Denise Neil

July 18, 2010

Arf! Dudley the 'doodle debuts as Sandy

Daddy Warbucks and his curly red-headed orphan will have nothing on the real star of Music Theatre of Wichita's "Annie."

Daddy Warbucks and his curly red-headed orphan will have nothing on the real star of Music Theatre of Wichita's "Annie."

The actor likely to bow-wow-wow the crowd (sorry) is a 5-year-old Labradoodle named Dudley, chosen during an intense canine audition to perform the role of Annie's scruffy dog, Sandy.

Dudley, one of four pet dogs belonging to local dog trainer Kelly Spencer, won the part over two talented golden retrievers and a fab Lab that also auditioned.

For the past week, Dudley's been putting in long hours, bonding with Alyssa Danley, the 14-year-old actress who plays Annie, and perfecting his part — three separate scenes that keep him on stage for about 15 minutes total.

Dudley's owner has been busy, too, grooming her star, shuttling him to and from rehearsals and deciding how many blocks of tickets to buy for his many family members and fans.

"He's taking to it well," said Spencer, who trains dogs professionally at the Family Dog Training and Behavioral Center at Wag'en Tail Ranch, a local boarding and training facility. "He's always excited to go. It's gotten to the point that when I do have to leave the house without him, he doesn't like that at all."

Casting animals is not something that Wayne Bryan, Music Theatre's producing director, does very often. But he's done it before.

Back in 1992, a police horse named Whistler had a part in "The Desert Song." He didn't make too much of a mess, Bryan remembers, and he wasn't fazed by rifle fire on stage. (That show also starred a local donkey.)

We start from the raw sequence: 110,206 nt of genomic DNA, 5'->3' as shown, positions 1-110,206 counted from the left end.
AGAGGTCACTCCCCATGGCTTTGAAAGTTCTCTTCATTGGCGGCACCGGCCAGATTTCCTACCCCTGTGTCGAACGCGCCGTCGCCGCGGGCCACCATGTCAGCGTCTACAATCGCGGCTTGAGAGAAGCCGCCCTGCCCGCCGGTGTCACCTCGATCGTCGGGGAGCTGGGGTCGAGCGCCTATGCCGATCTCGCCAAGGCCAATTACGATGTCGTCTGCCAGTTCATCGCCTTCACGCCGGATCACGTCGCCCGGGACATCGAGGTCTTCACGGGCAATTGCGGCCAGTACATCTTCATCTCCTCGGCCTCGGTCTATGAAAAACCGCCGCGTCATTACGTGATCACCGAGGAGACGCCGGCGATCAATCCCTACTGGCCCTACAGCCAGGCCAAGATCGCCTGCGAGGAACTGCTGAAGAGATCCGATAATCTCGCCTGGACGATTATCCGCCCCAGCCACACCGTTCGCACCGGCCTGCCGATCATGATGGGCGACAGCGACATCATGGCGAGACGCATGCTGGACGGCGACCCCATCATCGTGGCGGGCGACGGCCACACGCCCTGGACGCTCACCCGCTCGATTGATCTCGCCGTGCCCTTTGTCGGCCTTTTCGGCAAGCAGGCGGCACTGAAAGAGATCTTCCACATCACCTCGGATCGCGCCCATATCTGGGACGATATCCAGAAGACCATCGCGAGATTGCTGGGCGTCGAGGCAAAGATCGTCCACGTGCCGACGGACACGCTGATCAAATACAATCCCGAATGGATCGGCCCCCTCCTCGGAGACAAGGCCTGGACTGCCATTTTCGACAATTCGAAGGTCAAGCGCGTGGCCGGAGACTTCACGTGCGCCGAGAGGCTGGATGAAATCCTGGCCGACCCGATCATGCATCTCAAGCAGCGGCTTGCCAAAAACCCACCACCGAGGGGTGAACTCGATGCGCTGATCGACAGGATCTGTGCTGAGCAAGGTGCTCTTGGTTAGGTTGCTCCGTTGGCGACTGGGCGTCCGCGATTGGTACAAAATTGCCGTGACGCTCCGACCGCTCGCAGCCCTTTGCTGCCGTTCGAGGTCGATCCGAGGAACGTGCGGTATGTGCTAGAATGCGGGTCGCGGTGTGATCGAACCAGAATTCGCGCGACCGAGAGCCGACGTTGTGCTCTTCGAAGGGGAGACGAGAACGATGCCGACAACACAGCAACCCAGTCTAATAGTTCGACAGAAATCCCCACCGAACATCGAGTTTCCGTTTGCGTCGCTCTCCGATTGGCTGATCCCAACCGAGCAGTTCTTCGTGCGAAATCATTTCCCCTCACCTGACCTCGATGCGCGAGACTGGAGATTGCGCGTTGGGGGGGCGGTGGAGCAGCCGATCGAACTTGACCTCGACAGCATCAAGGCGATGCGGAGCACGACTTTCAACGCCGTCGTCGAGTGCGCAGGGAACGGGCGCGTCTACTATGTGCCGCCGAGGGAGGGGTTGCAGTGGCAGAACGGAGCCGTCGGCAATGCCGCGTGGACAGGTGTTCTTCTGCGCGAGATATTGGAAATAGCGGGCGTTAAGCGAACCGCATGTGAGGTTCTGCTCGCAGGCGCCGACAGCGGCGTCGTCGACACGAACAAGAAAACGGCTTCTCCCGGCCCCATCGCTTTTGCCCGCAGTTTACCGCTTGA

Bryan's also cast a few Totos in his day, and Dudley isn't his first Sandy. He also hired a live lamb for a 1992 production of "Gypsy," something he tried to repeat with this year's production. But it didn't work out this time because the lamb was scared. Baaaaaaaa-d. (Sorry.)

Dudley's three parts have varying degrees of difficulty. Early in Act 1, when Annie sees him for the first time, he must come on stage by himself and stand still while Annie calls him by a variety of names.

Later in Act 1, in a Times Square scene, Dudley must make another entrance, then he and Annie are reunited in Act 2.

So far, Dudley's showing serious star potential, Bryan said.

"Here's a dog who comes into a room with 40 actors, 32 technicians, two musicians and 19 little girls, and he's fine," he said. "The only challenge really for us is that Dudley is adorable and everyone wants to pet him."

Dudley, whose nickname is "Surfer Dude" because of his long, wavy blond locks, is a sweet doggie with an easygoing personality, Spencer said.

He's a part-time therapy dog who works with children, and he's a full-time ham, Spencer said.

So far, he's obeyed his commands perfectly, which she delivers from the side of the stage.

But a part of her worries is that when he's on stage with a full audience, he'll yap and dance when the applause starts.

Or worse.

"I worry about silly little things that could happen," Spencer said with a laugh, "like that he'll decide to see what's going on in the orchestra pit."

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